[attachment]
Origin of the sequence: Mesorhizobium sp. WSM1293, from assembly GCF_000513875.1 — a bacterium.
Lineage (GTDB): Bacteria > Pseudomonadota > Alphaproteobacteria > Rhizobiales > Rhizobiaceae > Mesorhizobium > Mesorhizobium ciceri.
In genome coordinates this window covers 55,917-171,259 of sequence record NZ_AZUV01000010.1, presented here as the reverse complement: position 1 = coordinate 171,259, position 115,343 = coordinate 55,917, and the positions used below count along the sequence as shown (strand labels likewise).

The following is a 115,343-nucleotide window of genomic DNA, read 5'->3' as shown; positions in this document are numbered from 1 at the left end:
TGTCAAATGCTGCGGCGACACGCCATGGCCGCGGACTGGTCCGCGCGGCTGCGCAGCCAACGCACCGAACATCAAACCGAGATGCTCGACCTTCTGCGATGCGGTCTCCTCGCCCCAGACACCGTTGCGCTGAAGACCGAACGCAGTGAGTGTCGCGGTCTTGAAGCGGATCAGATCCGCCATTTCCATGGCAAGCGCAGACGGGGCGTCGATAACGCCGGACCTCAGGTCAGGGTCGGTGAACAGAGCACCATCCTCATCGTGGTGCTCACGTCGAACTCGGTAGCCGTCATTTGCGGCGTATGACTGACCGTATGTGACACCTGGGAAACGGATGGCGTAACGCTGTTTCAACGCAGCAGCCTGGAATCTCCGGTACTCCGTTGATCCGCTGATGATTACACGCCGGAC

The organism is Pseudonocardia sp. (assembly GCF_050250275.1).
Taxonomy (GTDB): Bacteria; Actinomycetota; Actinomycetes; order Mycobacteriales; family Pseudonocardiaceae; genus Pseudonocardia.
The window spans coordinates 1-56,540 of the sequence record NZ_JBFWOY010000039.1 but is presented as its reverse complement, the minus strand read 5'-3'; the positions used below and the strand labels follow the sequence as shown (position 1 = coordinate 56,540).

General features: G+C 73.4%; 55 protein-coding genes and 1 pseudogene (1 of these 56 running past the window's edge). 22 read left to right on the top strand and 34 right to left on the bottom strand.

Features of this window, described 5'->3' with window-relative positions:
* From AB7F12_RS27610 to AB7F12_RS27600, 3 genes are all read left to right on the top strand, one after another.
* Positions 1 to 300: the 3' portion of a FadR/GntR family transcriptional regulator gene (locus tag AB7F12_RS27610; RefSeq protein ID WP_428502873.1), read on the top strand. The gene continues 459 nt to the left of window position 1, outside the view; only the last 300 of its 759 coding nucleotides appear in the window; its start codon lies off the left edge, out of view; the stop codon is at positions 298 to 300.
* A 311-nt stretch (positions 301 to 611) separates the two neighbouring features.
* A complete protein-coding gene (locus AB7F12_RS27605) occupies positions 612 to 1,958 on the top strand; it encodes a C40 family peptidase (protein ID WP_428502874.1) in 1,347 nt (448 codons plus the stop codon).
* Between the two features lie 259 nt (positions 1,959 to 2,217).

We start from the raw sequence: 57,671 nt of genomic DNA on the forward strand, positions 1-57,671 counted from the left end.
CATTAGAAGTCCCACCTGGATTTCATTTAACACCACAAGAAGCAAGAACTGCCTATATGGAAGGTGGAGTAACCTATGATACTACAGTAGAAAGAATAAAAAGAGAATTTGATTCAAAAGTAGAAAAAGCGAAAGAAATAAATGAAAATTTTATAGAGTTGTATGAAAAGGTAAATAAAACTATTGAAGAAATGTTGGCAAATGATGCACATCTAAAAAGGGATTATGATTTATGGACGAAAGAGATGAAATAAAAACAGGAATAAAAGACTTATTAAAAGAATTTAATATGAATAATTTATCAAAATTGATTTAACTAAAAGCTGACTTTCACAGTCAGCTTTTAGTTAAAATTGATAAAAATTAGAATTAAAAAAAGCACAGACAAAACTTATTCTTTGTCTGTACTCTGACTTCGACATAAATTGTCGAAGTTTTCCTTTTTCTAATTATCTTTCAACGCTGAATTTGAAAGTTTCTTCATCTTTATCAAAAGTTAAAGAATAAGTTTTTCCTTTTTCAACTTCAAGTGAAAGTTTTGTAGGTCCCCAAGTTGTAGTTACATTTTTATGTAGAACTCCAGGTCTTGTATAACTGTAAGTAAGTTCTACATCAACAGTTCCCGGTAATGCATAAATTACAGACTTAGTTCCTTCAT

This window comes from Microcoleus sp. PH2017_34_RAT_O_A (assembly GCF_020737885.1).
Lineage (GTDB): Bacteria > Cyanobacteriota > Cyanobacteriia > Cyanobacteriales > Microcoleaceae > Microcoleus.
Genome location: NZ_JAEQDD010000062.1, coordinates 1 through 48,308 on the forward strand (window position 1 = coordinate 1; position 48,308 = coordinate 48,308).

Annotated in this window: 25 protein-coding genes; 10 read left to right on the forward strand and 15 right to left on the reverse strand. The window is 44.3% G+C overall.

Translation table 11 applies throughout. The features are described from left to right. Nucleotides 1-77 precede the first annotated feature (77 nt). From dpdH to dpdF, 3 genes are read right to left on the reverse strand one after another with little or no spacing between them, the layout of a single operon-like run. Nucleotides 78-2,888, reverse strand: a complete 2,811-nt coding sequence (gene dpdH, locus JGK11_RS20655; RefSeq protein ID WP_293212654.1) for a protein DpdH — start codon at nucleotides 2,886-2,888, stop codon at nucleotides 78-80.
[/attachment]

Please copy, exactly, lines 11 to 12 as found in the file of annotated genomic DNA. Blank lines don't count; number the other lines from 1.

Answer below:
* From AB7F12_RS27610 to AB7F12_RS27600, 3 genes are all read left to right on the top strand, one after another.
* Positions 1 to 300: the 3' portion of a FadR/GntR family transcriptional regulator gene (locus tag AB7F12_RS27610; RefSeq protein ID WP_428502873.1), read on the top strand. The gene continues 459 nt to the left of window position 1, outside the view; only the last 300 of its 759 coding nucleotides appear in the window; its start codon lies off the left edge, out of view; the stop codon is at positions 298 to 300.